Whatever your specific needs are, there is a bicycle for you. If you'd like to get a feel for the different types of bike, go to your local bike shop. They will be more than willing to give you more information and let you test ride whatever you want. Once you're riding, don't forget to practice proper bike safety!

 
Off Road
Commuting
Long Distance
Road Bike
No
Yes
Yes
Mountain Bike
Yes
OK
No
Hybrid
No
Yes
OK
Cruiser
No
Yes
No
Fixie
No
Yes
No

What type of bike do you ride?

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Comments 7 comments

Outbound Dan profile image

Outbound Dan 4 years ago from Niagara Falls, NY

I ride a mountain bike, that I turned into a hybrid. I wasn't riding many trails anymore and found myself road riding much more often. I switched out the knobby tires for some narrower road slicks, changed out the seat, and added different bar ends to my handlebars.

I just added a luggage rack for my panniers to this bike, so we'll see how it does touring.

Are those your bikes? Great pictures and Great Hub. + and Shared


brenda12lynette profile image

brenda12lynette 4 years ago from Utah Author

Thanks Dan! The road bike is mine, and I use it to commute. The other ones are my husband's. He's more into road biking and the crazy fixie stuff.


bankscottage profile image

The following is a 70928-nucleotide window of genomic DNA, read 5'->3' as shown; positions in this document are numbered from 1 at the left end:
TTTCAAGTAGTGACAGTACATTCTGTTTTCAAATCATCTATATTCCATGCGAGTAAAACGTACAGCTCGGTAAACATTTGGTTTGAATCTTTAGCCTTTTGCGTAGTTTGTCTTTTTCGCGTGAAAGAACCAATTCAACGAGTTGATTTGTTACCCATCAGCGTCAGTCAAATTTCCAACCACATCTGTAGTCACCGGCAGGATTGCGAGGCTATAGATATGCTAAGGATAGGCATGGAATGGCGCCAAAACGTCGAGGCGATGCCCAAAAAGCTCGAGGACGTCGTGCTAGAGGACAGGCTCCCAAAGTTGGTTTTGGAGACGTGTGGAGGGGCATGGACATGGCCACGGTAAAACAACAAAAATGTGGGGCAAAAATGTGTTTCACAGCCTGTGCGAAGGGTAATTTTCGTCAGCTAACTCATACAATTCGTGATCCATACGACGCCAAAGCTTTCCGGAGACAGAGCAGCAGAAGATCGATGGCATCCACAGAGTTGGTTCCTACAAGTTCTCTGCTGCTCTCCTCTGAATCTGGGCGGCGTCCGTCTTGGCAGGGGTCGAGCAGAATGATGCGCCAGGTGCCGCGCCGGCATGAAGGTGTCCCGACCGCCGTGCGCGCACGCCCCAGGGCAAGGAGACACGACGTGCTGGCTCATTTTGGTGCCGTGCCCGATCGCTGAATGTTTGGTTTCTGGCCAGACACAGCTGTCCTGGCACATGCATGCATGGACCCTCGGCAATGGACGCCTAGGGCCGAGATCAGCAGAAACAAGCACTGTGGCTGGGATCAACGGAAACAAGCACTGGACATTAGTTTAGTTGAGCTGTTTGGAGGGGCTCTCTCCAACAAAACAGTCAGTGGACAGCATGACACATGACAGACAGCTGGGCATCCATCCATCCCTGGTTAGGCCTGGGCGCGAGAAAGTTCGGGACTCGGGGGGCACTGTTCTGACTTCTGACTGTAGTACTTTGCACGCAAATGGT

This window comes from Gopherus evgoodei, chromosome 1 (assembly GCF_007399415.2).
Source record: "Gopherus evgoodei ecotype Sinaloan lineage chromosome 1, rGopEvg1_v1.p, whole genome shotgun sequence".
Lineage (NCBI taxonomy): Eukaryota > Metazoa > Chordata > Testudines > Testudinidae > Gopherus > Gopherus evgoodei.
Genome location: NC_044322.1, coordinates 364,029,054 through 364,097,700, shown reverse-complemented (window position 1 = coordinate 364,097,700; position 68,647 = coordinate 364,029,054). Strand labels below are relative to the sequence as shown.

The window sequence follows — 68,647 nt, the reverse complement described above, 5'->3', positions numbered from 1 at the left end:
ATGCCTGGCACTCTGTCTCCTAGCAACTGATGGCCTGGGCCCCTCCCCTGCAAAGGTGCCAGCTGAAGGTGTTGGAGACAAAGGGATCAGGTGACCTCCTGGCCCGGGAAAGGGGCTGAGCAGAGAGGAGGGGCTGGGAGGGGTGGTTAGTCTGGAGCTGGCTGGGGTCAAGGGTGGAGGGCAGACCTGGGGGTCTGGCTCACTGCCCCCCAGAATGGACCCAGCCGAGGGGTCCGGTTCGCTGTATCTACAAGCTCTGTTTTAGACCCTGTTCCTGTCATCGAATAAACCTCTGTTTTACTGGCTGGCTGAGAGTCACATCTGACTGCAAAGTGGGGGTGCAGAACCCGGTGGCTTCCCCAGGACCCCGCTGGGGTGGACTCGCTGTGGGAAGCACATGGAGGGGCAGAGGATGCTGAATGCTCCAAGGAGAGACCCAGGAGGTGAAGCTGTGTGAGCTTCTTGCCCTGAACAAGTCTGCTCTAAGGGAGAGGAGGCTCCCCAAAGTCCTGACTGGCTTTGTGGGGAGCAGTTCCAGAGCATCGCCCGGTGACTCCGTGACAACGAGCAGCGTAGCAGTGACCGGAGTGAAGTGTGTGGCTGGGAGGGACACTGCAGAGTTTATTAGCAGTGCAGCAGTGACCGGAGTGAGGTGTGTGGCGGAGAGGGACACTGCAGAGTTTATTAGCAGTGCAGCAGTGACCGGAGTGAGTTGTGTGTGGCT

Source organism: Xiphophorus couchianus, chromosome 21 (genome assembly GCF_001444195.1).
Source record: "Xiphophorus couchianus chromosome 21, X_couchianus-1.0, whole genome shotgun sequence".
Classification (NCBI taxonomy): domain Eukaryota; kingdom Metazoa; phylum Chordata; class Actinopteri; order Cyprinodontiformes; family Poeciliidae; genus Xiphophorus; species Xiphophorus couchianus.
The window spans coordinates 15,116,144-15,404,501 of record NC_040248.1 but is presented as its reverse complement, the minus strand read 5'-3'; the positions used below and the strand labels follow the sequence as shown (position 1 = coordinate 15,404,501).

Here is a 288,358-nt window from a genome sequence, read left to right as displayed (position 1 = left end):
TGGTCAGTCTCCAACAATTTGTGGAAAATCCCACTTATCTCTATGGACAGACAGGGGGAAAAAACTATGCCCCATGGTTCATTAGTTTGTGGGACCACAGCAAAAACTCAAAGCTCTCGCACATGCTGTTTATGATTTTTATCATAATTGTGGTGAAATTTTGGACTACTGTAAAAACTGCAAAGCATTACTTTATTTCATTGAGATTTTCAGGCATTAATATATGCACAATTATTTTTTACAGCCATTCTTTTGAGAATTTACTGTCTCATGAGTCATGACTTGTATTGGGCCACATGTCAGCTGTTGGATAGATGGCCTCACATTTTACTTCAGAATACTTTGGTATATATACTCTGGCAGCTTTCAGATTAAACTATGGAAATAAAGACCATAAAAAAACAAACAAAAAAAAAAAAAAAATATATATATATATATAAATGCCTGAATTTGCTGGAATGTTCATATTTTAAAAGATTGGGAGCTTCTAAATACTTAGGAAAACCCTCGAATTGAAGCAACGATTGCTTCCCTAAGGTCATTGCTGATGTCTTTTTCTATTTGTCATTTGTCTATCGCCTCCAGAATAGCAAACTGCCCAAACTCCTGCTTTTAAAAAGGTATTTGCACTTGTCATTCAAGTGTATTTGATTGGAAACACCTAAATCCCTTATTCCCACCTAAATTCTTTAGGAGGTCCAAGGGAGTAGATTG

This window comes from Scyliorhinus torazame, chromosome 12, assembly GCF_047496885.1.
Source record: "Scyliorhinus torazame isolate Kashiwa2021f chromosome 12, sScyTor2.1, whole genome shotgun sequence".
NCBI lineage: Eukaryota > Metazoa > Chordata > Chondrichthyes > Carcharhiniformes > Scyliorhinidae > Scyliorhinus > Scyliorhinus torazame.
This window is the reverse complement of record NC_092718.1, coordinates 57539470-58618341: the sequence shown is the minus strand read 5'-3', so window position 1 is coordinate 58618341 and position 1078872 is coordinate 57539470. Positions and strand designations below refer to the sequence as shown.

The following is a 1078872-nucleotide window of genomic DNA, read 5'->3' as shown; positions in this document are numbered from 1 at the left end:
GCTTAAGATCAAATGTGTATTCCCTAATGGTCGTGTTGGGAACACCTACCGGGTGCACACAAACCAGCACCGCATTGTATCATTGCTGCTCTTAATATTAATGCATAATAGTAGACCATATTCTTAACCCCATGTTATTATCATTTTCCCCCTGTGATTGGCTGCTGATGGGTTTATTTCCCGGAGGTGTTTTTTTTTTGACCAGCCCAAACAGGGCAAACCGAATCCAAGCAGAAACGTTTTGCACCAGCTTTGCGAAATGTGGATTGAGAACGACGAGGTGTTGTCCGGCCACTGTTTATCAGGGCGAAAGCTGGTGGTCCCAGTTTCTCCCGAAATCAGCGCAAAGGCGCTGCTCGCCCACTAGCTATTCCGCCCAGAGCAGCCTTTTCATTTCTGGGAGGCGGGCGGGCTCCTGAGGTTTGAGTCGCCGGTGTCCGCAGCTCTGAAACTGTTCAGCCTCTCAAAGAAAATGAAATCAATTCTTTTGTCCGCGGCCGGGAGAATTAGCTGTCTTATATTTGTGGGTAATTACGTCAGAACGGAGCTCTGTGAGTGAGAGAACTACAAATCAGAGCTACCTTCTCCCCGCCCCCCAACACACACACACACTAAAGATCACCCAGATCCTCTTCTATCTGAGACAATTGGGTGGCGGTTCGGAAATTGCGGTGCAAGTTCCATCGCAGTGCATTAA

bankscottage 4 years ago from Pennsylvania

I ride a hybrid on rails to trails, carriage trails at Acadia, and other limited access areas. The few times I have been to Hilton Head, I have enjoyed a cruiser for a ride on the beach or the bike paths. The cruiser is great when you aren't in a hurry and really aren't looking to be someplace. It is all about a ride and stopping for coffee or ice cream.

Road bikes worry me, not the bike part, he road part. I have a friend who rides road bikes a lot. He was hit and seriously injured by a distracted driver. The driver was an on duty state cop who was typing something into an on-board computer.

What do you think of recumbent bikes? I hear they are supposed to be easier on the bodies of us older folks :-)

Great Hub. Voted up and interesting.


brenda12lynette profile image

brenda12lynette 4 years ago from Utah Author

Thanks bankscottage! Fortunately for me the roads I ride are pretty safe. Half of my commute is actually through a university campus. Sorry abut your friend. I also know people who have been hit by cars.

I have never rode a recumbent bike, but I hear great things from those who do ride them! If you're interested I bet your local bike shop would let you try one out.


bankscottage profile image

bankscottage 4 years ago from Pennsylvania

Brenda, my town is so small that I think my local bike shop is Walmart. I believe there is a bike shop, recumbent at that, in State College. My friend still rides his bike regularly, even in the winter in Maine! I think he rides a recumbent bike at that.


brenda12lynette profile image

brenda12lynette 4 years ago from Utah Author

Bankscottage, I am impressed. I ride in the winter, but I live in Texas. I bet it doesn't get quite as cold here!


CyclingFitness profile image

CyclingFitness 4 years ago from Nottingham UK

Can I throw in a type of bike you missed off- Cyclocross bike. Almost as light as a racing bike, strong enough for light long distance touring and grippy enough for what most people would consider off road cycling. I can even ride mine on the local 'red' difficult singletrack trail centre loop

Cyclocross racing is the fastest growing competitive form of cycling and offers a rider everything condensed into an hour slot